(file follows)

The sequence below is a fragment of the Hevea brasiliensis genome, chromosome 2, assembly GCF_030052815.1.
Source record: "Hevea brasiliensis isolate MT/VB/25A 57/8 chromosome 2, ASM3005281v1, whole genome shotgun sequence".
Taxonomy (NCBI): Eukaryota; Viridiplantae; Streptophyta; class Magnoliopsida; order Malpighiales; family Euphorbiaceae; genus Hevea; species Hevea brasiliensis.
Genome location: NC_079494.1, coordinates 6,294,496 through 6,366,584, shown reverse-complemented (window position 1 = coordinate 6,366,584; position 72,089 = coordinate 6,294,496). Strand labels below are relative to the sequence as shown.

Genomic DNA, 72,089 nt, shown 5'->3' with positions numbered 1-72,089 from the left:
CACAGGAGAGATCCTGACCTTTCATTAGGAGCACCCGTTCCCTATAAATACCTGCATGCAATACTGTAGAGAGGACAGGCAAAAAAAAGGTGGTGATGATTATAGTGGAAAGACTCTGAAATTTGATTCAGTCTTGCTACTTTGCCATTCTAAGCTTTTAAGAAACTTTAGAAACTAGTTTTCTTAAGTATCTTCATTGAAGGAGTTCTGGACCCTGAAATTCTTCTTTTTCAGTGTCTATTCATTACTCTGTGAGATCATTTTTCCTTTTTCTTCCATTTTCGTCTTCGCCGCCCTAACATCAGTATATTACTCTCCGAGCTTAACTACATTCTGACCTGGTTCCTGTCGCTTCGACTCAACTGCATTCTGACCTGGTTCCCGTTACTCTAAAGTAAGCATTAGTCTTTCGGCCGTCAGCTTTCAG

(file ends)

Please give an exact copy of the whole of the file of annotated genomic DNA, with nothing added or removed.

The sequence below is a fragment of the Hevea brasiliensis genome, chromosome 2, assembly GCF_030052815.1.
Source record: "Hevea brasiliensis isolate MT/VB/25A 57/8 chromosome 2, ASM3005281v1, whole genome shotgun sequence".
Taxonomy (NCBI): Eukaryota; Viridiplantae; Streptophyta; class Magnoliopsida; order Malpighiales; family Euphorbiaceae; genus Hevea; species Hevea brasiliensis.
Genome location: NC_079494.1, coordinates 6,294,496 through 6,366,584, shown reverse-complemented (window position 1 = coordinate 6,366,584; position 72,089 = coordinate 6,294,496). Strand labels below are relative to the sequence as shown.

Genomic DNA, 72,089 nt, shown 5'->3' with positions numbered 1-72,089 from the left:
CACAGGAGAGATCCTGACCTTTCATTAGGAGCACCCGTTCCCTATAAATACCTGCATGCAATACTGTAGAGAGGACAGGCAAAAAAAAGGTGGTGATGATTATAGTGGAAAGACTCTGAAATTTGATTCAGTCTTGCTACTTTGCCATTCTAAGCTTTTAAGAAACTTTAGAAACTAGTTTTCTTAAGTATCTTCATTGAAGGAGTTCTGGACCCTGAAATTCTTCTTTTTCAGTGTCTATTCATTACTCTGTGAGATCATTTTTCCTTTTTCTTCCATTTTCGTCTTCGCCGCCCTAACATCAGTATATTACTCTCCGAGCTTAACTACATTCTGACCTGGTTCCTGTCGCTTCGACTCAACTGCATTCTGACCTGGTTCCCGTTACTCTAAAGTAAGCATTAGTCTTTCGGCCGTCAGCTTTCAG